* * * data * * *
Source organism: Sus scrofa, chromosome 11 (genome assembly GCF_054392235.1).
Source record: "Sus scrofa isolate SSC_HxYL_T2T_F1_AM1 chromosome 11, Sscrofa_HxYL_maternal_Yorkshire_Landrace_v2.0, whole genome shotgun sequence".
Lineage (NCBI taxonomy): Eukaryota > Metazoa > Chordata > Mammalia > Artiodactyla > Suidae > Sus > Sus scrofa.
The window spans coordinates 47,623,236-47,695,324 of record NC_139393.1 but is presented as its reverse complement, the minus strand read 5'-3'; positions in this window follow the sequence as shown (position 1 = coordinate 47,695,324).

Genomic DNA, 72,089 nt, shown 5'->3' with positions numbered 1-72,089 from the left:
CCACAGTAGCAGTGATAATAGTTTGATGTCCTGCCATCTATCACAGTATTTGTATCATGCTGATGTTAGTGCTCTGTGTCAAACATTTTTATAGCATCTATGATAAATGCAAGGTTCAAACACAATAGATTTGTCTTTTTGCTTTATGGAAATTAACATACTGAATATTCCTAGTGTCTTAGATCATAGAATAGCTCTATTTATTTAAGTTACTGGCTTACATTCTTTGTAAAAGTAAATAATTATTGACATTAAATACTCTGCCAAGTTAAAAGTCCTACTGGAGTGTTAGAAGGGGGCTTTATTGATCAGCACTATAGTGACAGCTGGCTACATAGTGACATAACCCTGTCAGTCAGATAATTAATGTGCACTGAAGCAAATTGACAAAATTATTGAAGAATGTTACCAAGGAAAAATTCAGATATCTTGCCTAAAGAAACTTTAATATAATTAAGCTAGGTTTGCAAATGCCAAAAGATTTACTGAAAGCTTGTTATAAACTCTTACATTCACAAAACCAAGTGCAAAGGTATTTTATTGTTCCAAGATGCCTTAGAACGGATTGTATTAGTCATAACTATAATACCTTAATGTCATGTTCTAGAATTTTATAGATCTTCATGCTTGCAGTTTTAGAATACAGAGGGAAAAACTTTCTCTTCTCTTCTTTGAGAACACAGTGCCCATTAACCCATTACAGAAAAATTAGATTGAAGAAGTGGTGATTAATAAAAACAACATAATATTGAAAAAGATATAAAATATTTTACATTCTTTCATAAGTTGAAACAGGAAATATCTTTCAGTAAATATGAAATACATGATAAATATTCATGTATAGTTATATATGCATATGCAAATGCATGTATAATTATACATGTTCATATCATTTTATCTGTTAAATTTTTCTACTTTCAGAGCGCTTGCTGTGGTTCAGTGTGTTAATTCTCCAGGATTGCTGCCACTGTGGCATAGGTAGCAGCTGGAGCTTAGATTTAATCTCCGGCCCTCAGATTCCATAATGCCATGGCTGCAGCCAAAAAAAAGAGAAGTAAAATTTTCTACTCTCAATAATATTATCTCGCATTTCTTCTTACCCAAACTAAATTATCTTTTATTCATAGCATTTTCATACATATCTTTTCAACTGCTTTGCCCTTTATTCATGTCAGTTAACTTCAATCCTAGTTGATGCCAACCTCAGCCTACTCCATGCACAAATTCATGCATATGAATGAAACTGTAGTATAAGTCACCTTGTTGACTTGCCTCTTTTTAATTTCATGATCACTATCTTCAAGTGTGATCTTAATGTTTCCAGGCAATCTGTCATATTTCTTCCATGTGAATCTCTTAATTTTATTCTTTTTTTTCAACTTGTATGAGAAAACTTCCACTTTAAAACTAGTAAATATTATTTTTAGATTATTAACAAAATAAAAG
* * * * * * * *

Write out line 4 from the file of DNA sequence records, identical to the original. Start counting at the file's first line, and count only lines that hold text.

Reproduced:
The window spans coordinates 47,623,236-47,695,324 of record NC_139393.1 but is presented as its reverse complement, the minus strand read 5'-3'; positions in this window follow the sequence as shown (position 1 = coordinate 47,695,324).